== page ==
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the word says it all. Living together in varying
degrees of intimacy is the very root of coral
reef existence. The "five-dollar"
word for togetherness is symbiosis and without
the various symbioses of coral reef animals,
there would be no coral reef. It all starts
with the symbiosis of a dinoflagellate and a
coral animal, and here both partners presumably
benefit from the arrangement; the corals get
food and the algae get protection.
Although commonly thought of as being beneficial
to both parties, such arrangements, termed mutualisms,
are examples of only one of several types of
symbioses. The types of symbioses may be thought
of as a continuum of arrangements. The "positive"
extreme would be these mutualistic arrangements
where both parties benefit. Probably the most
well-known mutualism is between the various
anemone fishes and sea anemones. Indeed, this
relationship is so well known that it is virtually
an icon of coral reefs. I suspect there is no
true reef aquarist who doesn't, deep in his
or her heart, want to have their own version
of Nemo snuggled into an anemone somewhere in
their system. Similar mutually beneficial relationships
would be those of cleaner wrasses or cleaner
shrimps and their clientele.
A different type of symbiosis is commonly described.
This is an arrangement which benefits one of
the partners, while neither benefitting nor
is harming the other. Termed commensalisms,
this is the arrangement commonly described for
animals such as porcelain anemone crabs and
their host anemones. These crabs are primarily
suspension-feeding animals, and they use their
large basket-like feeding appendages to sweep
the water to get their food. They don't harm
the anemones, but they benefit by gaining protection
from their host. Few fish will hazard getting
eaten by an anemone simply for the chance to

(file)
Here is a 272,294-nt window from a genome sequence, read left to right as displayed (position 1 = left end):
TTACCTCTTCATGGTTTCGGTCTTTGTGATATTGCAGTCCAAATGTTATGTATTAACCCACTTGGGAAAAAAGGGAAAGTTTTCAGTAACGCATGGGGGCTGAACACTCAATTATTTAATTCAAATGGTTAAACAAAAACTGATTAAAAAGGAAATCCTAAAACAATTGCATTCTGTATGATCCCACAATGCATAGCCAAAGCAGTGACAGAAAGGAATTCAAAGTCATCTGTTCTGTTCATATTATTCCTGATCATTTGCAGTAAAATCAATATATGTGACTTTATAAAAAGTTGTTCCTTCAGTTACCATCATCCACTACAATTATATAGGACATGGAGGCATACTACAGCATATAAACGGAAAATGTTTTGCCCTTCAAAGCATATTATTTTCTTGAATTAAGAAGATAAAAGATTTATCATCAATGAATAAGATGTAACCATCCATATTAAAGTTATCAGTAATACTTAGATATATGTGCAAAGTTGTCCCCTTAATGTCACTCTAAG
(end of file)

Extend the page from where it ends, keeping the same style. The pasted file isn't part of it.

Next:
snack on the crab.
similar arrangement is often said to exist for
the beautiful Periclimenid shrimps living on
sea anemones throughout the tropics and well
illustrated in these images. Here the shrimp
is presumed to get the benefits of protection
while the anemone gets no benefit whatsoever
(See, for example, Mihalik and Brooks, 1997).
These relationships, however, may be significantly
more complex than this simple explanation indicates.
Some of these shrimps, such as the relatively
common Periclimenes pedersoni, found
throughout the Caribbean, may be a cleaner shrimp
(Zann, 1980). So, while the shrimp may be a
commensal on its anemone, it may simultaneously
be involved in a mutualistic relationship with
some of the fish in its community. Yet other
species of Periclimenes turn the usual
shrimp and anemone relationship onto its head.
Fautin and her coworkers have recently shown
that Periclimenes brevicarpalis, which
is found on the bulb-tipped anemone, Entacmaea
quadricolor, in the Indo-Pacific, grazes
on the anemone, eating its tentacles (Fautin,
et al., 1995; Guo, et al., 1996). So, in this
case, the shrimp is not a commensal but an ectoparasite.
transition from a commensal relationship to
true mutualism or, conversely, to a parasitic
relationship, appears to be easily accomplished,
and there are numerous examples of closely related
animals exhibiting these different aspects of
symbioses. If any reader wants to learn more
about some of these relationships, I recommend
he take a look at the very readable and well
illustrated book, Living Together In The
Sea, by Leon Zann, cited in the References.
Coral reefs and our coral reef aquaria contain
numerous examples of various aspects of symbioses,
as are illustrated in these images. Such relationships
are, however, common in all the world's seas
and may been seen on a visit to the sea shore.
D. G., C.-C. Guo and J.-S. Hwang. 1995. Costs
and benefits of the symbiosis between the anemone
shrimp Periclimenes brevicarpalis and
its host Entacmaea quadricolor. Marine
Ecology Progress Series. 129:77-84.
Guo, C. C., J. S. Hwang and D. G. Fautin. 1996.
Host selection by shrimps symbiotic with sea
anemones: A field survey and experimental laboratory
analysis. Journal of Experimental Marine Biology
and Ecology. 202:165-176.
M. B. and W. R. Brooks. 1997. Protection of
the symbiotic shrimps Periclimenes pedersoni,
P. yucatanicus, and Thor spec.
from fish predators by their host sea anemones.
In: den Hartog, J. C., L. P. van Ofwegen and
S. van der Spoel. Eds. Proceedings of the 6th
International Conference on Coelenterate Biology.
Nationaal Natuurhistorisch Museum. Leiden. pp.
L P. 1980. Living together in the sea.
T. F. H. Publications. Neptune NJ. 416 pp.
Text by Ronald L. Shimek,
Photos by Reef Central members.
Magazine Reef Central, LLC.-Copyright